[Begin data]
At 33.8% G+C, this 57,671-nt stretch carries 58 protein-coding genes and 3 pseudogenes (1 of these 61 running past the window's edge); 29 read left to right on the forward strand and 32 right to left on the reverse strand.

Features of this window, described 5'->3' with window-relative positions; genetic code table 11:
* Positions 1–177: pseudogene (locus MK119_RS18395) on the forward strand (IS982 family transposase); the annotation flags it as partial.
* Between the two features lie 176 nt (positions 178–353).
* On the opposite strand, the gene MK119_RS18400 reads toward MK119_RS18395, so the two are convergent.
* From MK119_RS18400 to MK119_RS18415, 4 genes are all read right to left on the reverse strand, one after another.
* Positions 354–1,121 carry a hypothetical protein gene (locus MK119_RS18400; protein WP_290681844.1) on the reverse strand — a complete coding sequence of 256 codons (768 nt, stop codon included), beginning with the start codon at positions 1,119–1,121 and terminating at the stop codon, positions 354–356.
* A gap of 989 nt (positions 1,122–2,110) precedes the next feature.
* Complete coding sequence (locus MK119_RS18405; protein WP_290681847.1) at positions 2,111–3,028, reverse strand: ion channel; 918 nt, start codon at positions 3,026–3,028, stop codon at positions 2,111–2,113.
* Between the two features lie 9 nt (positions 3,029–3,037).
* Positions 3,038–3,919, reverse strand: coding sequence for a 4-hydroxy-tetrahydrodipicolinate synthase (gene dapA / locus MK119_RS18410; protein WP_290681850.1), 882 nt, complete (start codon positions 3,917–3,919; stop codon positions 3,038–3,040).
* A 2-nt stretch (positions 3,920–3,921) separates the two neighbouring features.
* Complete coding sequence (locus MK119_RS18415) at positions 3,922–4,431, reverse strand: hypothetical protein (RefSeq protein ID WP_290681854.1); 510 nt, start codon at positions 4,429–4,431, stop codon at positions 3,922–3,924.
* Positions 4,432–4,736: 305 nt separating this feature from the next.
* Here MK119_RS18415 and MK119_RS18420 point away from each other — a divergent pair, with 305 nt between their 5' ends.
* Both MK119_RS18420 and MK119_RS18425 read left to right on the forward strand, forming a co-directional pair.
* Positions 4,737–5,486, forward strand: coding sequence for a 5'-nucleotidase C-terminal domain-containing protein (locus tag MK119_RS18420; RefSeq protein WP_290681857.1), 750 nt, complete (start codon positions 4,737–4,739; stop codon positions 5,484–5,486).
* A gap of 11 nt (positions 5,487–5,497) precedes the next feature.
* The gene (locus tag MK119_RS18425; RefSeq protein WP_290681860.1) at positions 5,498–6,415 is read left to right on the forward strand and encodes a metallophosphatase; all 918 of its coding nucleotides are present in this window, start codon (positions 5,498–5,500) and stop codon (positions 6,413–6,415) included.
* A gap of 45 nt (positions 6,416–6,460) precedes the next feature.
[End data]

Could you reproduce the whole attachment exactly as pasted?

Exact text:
At 33.8% G+C, this 57,671-nt stretch carries 58 protein-coding genes and 3 pseudogenes (1 of these 61 running past the window's edge); 29 read left to right on the forward strand and 32 right to left on the reverse strand.

Features of this window, described 5'->3' with window-relative positions; genetic code table 11:
* Positions 1–177: pseudogene (locus MK119_RS18395) on the forward strand (IS982 family transposase); the annotation flags it as partial.
* Between the two features lie 176 nt (positions 178–353).
* On the opposite strand, the gene MK119_RS18400 reads toward MK119_RS18395, so the two are convergent.
* From MK119_RS18400 to MK119_RS18415, 4 genes are all read right to left on the reverse strand, one after another.
* Positions 354–1,121 carry a hypothetical protein gene (locus MK119_RS18400; protein WP_290681844.1) on the reverse strand — a complete coding sequence of 256 codons (768 nt, stop codon included), beginning with the start codon at positions 1,119–1,121 and terminating at the stop codon, positions 354–356.
* A gap of 989 nt (positions 1,122–2,110) precedes the next feature.
* Complete coding sequence (locus MK119_RS18405; protein WP_290681847.1) at positions 2,111–3,028, reverse strand: ion channel; 918 nt, start codon at positions 3,026–3,028, stop codon at positions 2,111–2,113.
* Between the two features lie 9 nt (positions 3,029–3,037).
* Positions 3,038–3,919, reverse strand: coding sequence for a 4-hydroxy-tetrahydrodipicolinate synthase (gene dapA / locus MK119_RS18410; protein WP_290681850.1), 882 nt, complete (start codon positions 3,917–3,919; stop codon positions 3,038–3,040).
* A 2-nt stretch (positions 3,920–3,921) separates the two neighbouring features.
* Complete coding sequence (locus MK119_RS18415) at positions 3,922–4,431, reverse strand: hypothetical protein (RefSeq protein ID WP_290681854.1); 510 nt, start codon at positions 4,429–4,431, stop codon at positions 3,922–3,924.
* Positions 4,432–4,736: 305 nt separating this feature from the next.
* Here MK119_RS18415 and MK119_RS18420 point away from each other — a divergent pair, with 305 nt between their 5' ends.
* Both MK119_RS18420 and MK119_RS18425 read left to right on the forward strand, forming a co-directional pair.
* Positions 4,737–5,486, forward strand: coding sequence for a 5'-nucleotidase C-terminal domain-containing protein (locus tag MK119_RS18420; RefSeq protein WP_290681857.1), 750 nt, complete (start codon positions 4,737–4,739; stop codon positions 5,484–5,486).
* A gap of 11 nt (positions 5,487–5,497) precedes the next feature.
* The gene (locus tag MK119_RS18425; RefSeq protein WP_290681860.1) at positions 5,498–6,415 is read left to right on the forward strand and encodes a metallophosphatase; all 918 of its coding nucleotides are present in this window, start codon (positions 5,498–5,500) and stop codon (positions 6,413–6,415) included.
* A gap of 45 nt (positions 6,416–6,460) precedes the next feature.